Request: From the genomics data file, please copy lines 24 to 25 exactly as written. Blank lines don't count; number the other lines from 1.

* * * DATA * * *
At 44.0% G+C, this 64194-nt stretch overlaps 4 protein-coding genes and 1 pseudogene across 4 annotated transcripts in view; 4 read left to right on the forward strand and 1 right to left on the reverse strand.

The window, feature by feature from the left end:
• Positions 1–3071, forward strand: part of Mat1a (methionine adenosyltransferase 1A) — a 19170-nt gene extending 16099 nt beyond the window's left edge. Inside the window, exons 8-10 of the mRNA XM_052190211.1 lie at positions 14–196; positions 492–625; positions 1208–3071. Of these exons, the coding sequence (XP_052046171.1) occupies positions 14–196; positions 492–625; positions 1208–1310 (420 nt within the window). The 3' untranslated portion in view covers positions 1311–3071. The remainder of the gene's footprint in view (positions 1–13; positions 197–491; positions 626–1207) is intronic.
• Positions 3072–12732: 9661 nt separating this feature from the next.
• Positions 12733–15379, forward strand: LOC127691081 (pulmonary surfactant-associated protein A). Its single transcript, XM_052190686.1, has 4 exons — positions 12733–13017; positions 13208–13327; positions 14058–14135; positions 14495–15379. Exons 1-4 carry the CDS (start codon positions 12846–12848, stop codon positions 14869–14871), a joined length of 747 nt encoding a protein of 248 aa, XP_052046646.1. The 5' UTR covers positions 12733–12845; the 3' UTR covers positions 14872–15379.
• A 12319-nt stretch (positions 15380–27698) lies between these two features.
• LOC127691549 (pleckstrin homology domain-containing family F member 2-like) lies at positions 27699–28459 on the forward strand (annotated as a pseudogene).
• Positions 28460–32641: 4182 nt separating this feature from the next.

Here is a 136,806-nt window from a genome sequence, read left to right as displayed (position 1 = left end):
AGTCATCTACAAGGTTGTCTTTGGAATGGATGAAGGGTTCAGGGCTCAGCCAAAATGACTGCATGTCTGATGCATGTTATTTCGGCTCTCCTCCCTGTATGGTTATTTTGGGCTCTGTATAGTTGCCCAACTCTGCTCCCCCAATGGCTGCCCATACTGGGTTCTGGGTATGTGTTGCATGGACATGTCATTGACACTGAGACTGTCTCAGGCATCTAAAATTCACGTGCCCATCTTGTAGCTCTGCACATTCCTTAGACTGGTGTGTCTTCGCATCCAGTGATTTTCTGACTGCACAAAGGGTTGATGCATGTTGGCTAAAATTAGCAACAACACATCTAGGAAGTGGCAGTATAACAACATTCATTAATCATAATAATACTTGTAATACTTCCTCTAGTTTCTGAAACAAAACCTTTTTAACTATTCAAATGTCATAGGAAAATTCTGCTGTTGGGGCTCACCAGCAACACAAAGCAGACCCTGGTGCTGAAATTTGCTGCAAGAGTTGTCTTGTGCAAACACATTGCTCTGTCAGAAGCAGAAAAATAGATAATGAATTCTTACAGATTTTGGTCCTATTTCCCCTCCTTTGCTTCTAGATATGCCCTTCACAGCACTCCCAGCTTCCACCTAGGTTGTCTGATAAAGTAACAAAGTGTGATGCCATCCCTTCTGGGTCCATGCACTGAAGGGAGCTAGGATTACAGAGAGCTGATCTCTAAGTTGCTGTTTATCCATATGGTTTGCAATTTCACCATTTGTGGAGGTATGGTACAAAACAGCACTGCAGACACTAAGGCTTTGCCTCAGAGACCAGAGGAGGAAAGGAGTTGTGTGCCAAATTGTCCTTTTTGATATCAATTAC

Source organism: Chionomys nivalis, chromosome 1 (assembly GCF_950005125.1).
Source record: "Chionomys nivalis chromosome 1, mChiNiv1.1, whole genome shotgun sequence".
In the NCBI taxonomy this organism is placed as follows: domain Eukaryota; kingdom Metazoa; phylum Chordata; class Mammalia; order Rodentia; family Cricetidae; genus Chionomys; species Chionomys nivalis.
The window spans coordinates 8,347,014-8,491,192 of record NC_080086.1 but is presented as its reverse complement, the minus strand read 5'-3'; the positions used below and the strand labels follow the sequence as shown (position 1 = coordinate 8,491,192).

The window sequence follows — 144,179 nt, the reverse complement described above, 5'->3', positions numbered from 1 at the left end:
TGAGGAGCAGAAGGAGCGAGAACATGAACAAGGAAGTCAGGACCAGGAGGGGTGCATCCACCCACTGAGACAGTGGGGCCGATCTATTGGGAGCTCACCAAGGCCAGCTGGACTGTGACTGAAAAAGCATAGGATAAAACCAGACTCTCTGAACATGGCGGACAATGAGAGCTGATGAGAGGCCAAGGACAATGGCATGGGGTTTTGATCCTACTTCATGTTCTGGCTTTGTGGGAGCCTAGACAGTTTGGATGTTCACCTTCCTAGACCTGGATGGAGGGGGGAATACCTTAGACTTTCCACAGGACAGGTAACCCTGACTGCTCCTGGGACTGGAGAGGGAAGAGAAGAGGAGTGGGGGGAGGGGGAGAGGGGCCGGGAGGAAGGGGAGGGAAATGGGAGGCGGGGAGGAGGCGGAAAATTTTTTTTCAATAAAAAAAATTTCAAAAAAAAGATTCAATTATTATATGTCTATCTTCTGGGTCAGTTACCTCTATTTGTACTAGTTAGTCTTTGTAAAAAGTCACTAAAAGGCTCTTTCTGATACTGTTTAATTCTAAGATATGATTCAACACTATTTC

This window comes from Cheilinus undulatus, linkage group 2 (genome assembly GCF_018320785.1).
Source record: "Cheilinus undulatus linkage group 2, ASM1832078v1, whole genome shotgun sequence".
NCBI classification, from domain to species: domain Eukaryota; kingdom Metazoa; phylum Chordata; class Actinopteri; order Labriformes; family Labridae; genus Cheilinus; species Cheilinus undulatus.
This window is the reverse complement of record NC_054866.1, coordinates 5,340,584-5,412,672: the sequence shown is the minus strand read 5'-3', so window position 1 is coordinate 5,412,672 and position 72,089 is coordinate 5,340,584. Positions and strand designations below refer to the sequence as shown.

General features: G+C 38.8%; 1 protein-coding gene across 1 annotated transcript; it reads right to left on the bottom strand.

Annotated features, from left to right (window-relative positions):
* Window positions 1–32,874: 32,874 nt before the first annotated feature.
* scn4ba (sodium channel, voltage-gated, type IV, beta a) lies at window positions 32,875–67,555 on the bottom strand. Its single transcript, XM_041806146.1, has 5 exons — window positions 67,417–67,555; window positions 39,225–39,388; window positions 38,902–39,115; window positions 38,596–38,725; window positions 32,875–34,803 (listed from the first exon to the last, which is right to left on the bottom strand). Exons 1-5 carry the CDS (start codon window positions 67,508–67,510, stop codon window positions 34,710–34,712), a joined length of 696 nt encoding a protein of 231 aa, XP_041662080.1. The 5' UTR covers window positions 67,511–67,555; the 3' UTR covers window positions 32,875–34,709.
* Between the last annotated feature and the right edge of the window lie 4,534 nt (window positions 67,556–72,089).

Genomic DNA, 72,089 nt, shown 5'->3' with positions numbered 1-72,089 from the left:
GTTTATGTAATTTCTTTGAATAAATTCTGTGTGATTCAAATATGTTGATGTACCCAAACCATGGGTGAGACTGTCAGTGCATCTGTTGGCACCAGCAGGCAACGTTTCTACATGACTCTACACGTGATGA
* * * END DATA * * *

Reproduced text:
* scn4ba (sodium channel, voltage-gated, type IV, beta a) lies at window positions 32,875–67,555 on the bottom strand. Its single transcript, XM_041806146.1, has 5 exons — window positions 67,417–67,555; window positions 39,225–39,388; window positions 38,902–39,115; window positions 38,596–38,725; window positions 32,875–34,803 (listed from the first exon to the last, which is right to left on the bottom strand). Exons 1-5 carry the CDS (start codon window positions 67,508–67,510, stop codon window positions 34,710–34,712), a joined length of 696 nt encoding a protein of 231 aa, XP_041662080.1. The 5' UTR covers window positions 67,511–67,555; the 3' UTR covers window positions 32,875–34,709.
* Between the last annotated feature and the right edge of the window lie 4,534 nt (window positions 67,556–72,089).